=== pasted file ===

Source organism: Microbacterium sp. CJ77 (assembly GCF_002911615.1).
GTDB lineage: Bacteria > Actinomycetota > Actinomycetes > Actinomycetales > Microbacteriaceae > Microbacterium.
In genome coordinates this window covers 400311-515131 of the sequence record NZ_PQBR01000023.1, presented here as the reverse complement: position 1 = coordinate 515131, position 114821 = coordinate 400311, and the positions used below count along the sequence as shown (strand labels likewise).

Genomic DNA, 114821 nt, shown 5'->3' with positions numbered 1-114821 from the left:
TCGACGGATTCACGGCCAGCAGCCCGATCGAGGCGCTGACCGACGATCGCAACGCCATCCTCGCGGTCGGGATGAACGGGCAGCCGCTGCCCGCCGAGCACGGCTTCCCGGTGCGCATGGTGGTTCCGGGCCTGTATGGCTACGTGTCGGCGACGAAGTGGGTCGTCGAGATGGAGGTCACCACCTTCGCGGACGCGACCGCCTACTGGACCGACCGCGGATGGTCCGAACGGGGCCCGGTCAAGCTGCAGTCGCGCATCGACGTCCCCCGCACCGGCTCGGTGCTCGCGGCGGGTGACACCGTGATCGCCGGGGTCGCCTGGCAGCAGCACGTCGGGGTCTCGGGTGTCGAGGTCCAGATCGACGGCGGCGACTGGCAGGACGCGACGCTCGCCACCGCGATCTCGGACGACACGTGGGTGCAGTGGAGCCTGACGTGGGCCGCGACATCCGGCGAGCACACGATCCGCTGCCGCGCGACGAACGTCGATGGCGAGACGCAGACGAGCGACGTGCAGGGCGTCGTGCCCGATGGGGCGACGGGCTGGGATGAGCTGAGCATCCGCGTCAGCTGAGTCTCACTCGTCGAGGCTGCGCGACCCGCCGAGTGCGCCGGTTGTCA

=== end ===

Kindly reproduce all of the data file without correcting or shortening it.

Source organism: Microbacterium sp. CJ77 (assembly GCF_002911615.1).
GTDB lineage: Bacteria > Actinomycetota > Actinomycetes > Actinomycetales > Microbacteriaceae > Microbacterium.
In genome coordinates this window covers 400311-515131 of the sequence record NZ_PQBR01000023.1, presented here as the reverse complement: position 1 = coordinate 515131, position 114821 = coordinate 400311, and the positions used below count along the sequence as shown (strand labels likewise).

Genomic DNA, 114821 nt, shown 5'->3' with positions numbered 1-114821 from the left:
TCGACGGATTCACGGCCAGCAGCCCGATCGAGGCGCTGACCGACGATCGCAACGCCATCCTCGCGGTCGGGATGAACGGGCAGCCGCTGCCCGCCGAGCACGGCTTCCCGGTGCGCATGGTGGTTCCGGGCCTGTATGGCTACGTGTCGGCGACGAAGTGGGTCGTCGAGATGGAGGTCACCACCTTCGCGGACGCGACCGCCTACTGGACCGACCGCGGATGGTCCGAACGGGGCCCGGTCAAGCTGCAGTCGCGCATCGACGTCCCCCGCACCGGCTCGGTGCTCGCGGCGGGTGACACCGTGATCGCCGGGGTCGCCTGGCAGCAGCACGTCGGGGTCTCGGGTGTCGAGGTCCAGATCGACGGCGGCGACTGGCAGGACGCGACGCTCGCCACCGCGATCTCGGACGACACGTGGGTGCAGTGGAGCCTGACGTGGGCCGCGACATCCGGCGAGCACACGATCCGCTGCCGCGCGACGAACGTCGATGGCGAGACGCAGACGAGCGACGTGCAGGGCGTCGTGCCCGATGGGGCGACGGGCTGGGATGAGCTGAGCATCCGCGTCAGCTGAGTCTCACTCGTCGAGGCTGCGCGACCCGCCGAGTGCGCCGGTTGTCA